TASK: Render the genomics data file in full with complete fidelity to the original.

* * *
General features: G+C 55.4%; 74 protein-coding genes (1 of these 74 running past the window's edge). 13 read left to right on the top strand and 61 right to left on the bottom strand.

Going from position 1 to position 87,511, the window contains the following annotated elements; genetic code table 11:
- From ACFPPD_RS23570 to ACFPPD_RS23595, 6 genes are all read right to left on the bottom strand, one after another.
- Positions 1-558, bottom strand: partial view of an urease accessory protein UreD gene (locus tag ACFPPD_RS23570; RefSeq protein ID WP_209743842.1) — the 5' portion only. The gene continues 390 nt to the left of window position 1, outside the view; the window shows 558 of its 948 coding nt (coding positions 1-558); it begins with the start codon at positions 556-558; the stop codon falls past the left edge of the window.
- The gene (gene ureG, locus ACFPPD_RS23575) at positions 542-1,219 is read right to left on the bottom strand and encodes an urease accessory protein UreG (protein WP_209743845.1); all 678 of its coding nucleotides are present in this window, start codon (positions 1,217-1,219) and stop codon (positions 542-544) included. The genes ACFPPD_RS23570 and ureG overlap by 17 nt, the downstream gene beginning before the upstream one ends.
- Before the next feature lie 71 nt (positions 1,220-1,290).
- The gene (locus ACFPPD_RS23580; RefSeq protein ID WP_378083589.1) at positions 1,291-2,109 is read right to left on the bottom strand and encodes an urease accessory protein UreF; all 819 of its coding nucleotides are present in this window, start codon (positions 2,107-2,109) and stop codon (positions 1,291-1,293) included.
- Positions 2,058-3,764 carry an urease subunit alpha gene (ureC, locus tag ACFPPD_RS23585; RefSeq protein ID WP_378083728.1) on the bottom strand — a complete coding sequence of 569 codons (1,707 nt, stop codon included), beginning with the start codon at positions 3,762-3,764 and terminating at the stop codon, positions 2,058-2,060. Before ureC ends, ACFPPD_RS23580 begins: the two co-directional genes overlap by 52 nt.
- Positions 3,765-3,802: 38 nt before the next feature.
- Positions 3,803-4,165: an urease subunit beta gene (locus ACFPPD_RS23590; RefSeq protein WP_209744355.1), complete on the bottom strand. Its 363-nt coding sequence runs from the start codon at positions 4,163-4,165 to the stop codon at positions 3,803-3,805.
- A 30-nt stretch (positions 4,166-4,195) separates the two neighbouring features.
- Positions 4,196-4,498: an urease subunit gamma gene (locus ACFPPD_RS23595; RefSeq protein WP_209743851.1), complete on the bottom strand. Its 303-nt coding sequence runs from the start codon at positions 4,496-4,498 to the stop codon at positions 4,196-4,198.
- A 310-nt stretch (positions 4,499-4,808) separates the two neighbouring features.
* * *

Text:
General features: G+C 55.4%; 74 protein-coding genes (1 of these 74 running past the window's edge). 13 read left to right on the top strand and 61 right to left on the bottom strand.

Going from position 1 to position 87,511, the window contains the following annotated elements; genetic code table 11:
- From ACFPPD_RS23570 to ACFPPD_RS23595, 6 genes are all read right to left on the bottom strand, one after another.
- Positions 1-558, bottom strand: partial view of an urease accessory protein UreD gene (locus tag ACFPPD_RS23570; RefSeq protein ID WP_209743842.1) — the 5' portion only. The gene continues 390 nt to the left of window position 1, outside the view; the window shows 558 of its 948 coding nt (coding positions 1-558); it begins with the start codon at positions 556-558; the stop codon falls past the left edge of the window.
- The gene (gene ureG, locus ACFPPD_RS23575) at positions 542-1,219 is read right to left on the bottom strand and encodes an urease accessory protein UreG (protein WP_209743845.1); all 678 of its coding nucleotides are present in this window, start codon (positions 1,217-1,219) and stop codon (positions 542-544) included. The genes ACFPPD_RS23570 and ureG overlap by 17 nt, the downstream gene beginning before the upstream one ends.
- Before the next feature lie 71 nt (positions 1,220-1,290).
- The gene (locus ACFPPD_RS23580; RefSeq protein ID WP_378083589.1) at positions 1,291-2,109 is read right to left on the bottom strand and encodes an urease accessory protein UreF; all 819 of its coding nucleotides are present in this window, start codon (positions 2,107-2,109) and stop codon (positions 1,291-1,293) included.
- Positions 2,058-3,764 carry an urease subunit alpha gene (ureC, locus tag ACFPPD_RS23585; RefSeq protein ID WP_378083728.1) on the bottom strand — a complete coding sequence of 569 codons (1,707 nt, stop codon included), beginning with the start codon at positions 3,762-3,764 and terminating at the stop codon, positions 2,058-2,060. Before ureC ends, ACFPPD_RS23580 begins: the two co-directional genes overlap by 52 nt.
- Positions 3,765-3,802: 38 nt before the next feature.
- Positions 3,803-4,165: an urease subunit beta gene (locus ACFPPD_RS23590; RefSeq protein WP_209744355.1), complete on the bottom strand. Its 363-nt coding sequence runs from the start codon at positions 4,163-4,165 to the stop codon at positions 3,803-3,805.
- A 30-nt stretch (positions 4,166-4,195) separates the two neighbouring features.
- Positions 4,196-4,498: an urease subunit gamma gene (locus ACFPPD_RS23595; RefSeq protein WP_209743851.1), complete on the bottom strand. Its 303-nt coding sequence runs from the start codon at positions 4,496-4,498 to the stop codon at positions 4,196-4,198.
- A 310-nt stretch (positions 4,499-4,808) separates the two neighbouring features.